After three quarters of play, Ottawa had generated 314 yards of offence. At the game’s final whistle, the total was 323 yards. Any way you slice it, that’s an appalling output for a team that was supposedly fighting for its life.

What fans can’t know until one of them speaks on it publicly is if Jones is being directed by head coach Bob Dyce to limit the playbook in these late-game situations, or whether he himself has been deciding that this is the best way to try and win games.

Either way, the result is the same: another maddening loss that should have been a victory.

3) A week after putting up 215 total yards, running back Devonte Williams had a strong effort in the first half, before fading over the game’s final 30 minutes.

By halftime, the second-year pro had turned ten carries into 63 yards. He finished the night with 18 carries for 66 yards and was a non-factor in the passing game, catching one dump-off for a gain of eight yards. It wasn’t so much that Williams began playing poorly as it was the defence simply expecting the run and blowing up the plays for losses.

4) The Crum to Justin Hardy connection is real. Hardy turned a game-high 13 targets into eight catches for 114 yards but his late drop on a perfectly thrown deep ball in the game’s final minute will haunt him.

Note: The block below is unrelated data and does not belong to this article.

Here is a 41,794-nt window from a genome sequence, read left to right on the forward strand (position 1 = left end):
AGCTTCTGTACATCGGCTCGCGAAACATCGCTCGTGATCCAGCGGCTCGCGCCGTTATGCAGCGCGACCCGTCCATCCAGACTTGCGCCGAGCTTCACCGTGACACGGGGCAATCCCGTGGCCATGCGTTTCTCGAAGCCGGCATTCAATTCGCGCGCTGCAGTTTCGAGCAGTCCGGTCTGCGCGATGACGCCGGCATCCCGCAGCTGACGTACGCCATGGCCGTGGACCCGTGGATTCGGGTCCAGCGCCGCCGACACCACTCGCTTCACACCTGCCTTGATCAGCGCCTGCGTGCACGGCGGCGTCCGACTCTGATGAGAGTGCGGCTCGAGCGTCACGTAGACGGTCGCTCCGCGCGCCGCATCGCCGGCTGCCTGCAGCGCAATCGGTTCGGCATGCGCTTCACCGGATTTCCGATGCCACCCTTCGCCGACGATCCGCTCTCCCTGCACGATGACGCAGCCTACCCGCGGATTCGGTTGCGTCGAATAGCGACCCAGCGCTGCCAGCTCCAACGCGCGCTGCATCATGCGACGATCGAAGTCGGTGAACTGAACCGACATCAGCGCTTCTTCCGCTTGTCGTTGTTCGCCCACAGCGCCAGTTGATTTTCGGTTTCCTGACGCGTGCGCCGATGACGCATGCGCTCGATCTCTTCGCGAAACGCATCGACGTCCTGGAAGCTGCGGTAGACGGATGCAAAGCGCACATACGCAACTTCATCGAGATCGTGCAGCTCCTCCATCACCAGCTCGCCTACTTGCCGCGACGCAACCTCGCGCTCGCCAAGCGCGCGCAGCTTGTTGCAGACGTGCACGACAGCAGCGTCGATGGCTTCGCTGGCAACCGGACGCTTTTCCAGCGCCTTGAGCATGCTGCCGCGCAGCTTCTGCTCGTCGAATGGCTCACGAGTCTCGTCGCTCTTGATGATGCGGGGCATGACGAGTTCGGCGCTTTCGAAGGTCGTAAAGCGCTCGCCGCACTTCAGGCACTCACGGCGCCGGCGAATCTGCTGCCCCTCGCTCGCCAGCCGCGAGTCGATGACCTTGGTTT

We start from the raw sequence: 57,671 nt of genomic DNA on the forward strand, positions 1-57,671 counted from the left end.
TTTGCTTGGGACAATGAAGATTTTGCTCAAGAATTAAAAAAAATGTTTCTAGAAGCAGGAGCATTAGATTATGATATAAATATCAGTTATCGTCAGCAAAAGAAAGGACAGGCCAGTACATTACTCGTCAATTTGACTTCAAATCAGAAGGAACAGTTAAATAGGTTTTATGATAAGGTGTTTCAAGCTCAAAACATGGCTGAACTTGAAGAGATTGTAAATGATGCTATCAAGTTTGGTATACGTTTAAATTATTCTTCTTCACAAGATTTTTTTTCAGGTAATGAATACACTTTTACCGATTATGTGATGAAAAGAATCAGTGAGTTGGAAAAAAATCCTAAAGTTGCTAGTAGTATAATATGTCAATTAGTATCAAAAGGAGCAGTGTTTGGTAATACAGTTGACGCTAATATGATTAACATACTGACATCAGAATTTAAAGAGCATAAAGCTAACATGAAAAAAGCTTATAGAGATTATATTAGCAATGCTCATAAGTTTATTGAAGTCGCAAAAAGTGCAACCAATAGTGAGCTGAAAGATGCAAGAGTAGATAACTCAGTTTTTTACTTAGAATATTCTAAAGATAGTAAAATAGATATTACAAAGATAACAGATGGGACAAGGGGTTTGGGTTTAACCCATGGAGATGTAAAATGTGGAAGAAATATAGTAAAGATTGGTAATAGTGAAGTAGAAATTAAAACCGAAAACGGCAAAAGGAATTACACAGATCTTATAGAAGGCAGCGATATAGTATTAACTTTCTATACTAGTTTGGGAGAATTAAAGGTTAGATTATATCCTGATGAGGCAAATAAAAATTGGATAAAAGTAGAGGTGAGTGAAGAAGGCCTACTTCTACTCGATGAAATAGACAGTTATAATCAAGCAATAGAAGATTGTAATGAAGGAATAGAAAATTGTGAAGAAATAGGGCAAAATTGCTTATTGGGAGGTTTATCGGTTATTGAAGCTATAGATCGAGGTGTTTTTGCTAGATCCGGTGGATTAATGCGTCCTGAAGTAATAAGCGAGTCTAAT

Speaking of drops, Shaq Evans’ seven targets resulted in three receptions as he repeatedly failed to hang onto the ball. Also guilty of a drop was Canadian Nate Behar. Jaelon Acklin finished the night with four catches for 41 yards but continues to be invisible for long stretches of play.

Why did it take until the game’s very final possession for Bralon Addison to get a target? For a guy who was signed to be a difference-maker when healthy, he’s rarely seeing balls come his way.

5) I thought Dino Boyd, Drew Desjarlais, Cyrille Hogan-Saindon, Jacob Ruby and rookie Dontae Bull more than held their own against a fierce Lions’ front seven.

While the stat sheet will hold three sacks against them, two came due to Crum trying to extend the play and failing to throw the ball away. Overall, Ottawa’s offensive line did a good job managing the pressure and opening running lanes. At least, until everyone in the stadium knew to expect a run, then things clogged up.

6) When a defence blows a 19-point fourth-quarter lead, it’s hard to highlight the positives. In the name of fairness, I’ll note that Barron Miles’ unit notched three sacks, generated four turnovers — three interceptions and a turnover on downs — and put points on the board thanks to linebacker Douglas Coleman’s fantastic pick-six.

But that’s where the positives end. Damon Webb had an interception, but at best it cancelled out his atrocious attempt at defending one of the Lions’ fourth-quarter touchdown passes.